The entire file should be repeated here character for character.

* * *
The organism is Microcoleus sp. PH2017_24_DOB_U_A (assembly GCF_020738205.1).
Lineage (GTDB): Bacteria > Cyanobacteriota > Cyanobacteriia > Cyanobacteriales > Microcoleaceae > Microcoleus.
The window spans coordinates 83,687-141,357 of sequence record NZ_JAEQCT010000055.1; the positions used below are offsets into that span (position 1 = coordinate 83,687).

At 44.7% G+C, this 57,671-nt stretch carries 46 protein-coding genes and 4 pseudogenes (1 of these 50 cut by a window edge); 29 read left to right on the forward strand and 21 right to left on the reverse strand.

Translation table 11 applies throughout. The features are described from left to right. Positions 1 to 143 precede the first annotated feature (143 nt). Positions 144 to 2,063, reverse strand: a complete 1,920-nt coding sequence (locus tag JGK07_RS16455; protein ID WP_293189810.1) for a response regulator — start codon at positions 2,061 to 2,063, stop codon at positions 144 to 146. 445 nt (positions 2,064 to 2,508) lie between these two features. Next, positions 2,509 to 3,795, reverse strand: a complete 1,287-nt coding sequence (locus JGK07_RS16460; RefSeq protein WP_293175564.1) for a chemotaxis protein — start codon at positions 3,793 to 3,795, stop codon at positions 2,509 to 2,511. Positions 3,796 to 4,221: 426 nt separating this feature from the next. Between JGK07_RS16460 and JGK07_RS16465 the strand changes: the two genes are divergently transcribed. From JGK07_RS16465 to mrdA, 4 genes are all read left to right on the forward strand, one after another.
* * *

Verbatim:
The organism is Microcoleus sp. PH2017_24_DOB_U_A (assembly GCF_020738205.1).
Lineage (GTDB): Bacteria > Cyanobacteriota > Cyanobacteriia > Cyanobacteriales > Microcoleaceae > Microcoleus.
The window spans coordinates 83,687-141,357 of sequence record NZ_JAEQCT010000055.1; the positions used below are offsets into that span (position 1 = coordinate 83,687).

At 44.7% G+C, this 57,671-nt stretch carries 46 protein-coding genes and 4 pseudogenes (1 of these 50 cut by a window edge); 29 read left to right on the forward strand and 21 right to left on the reverse strand.

Translation table 11 applies throughout. The features are described from left to right. Positions 1 to 143 precede the first annotated feature (143 nt). Positions 144 to 2,063, reverse strand: a complete 1,920-nt coding sequence (locus tag JGK07_RS16455; protein ID WP_293189810.1) for a response regulator — start codon at positions 2,061 to 2,063, stop codon at positions 144 to 146. 445 nt (positions 2,064 to 2,508) lie between these two features. Next, positions 2,509 to 3,795, reverse strand: a complete 1,287-nt coding sequence (locus JGK07_RS16460; RefSeq protein WP_293175564.1) for a chemotaxis protein — start codon at positions 3,793 to 3,795, stop codon at positions 2,509 to 2,511. Positions 3,796 to 4,221: 426 nt separating this feature from the next. Between JGK07_RS16460 and JGK07_RS16465 the strand changes: the two genes are divergently transcribed. From JGK07_RS16465 to mrdA, 4 genes are all read left to right on the forward strand, one after another.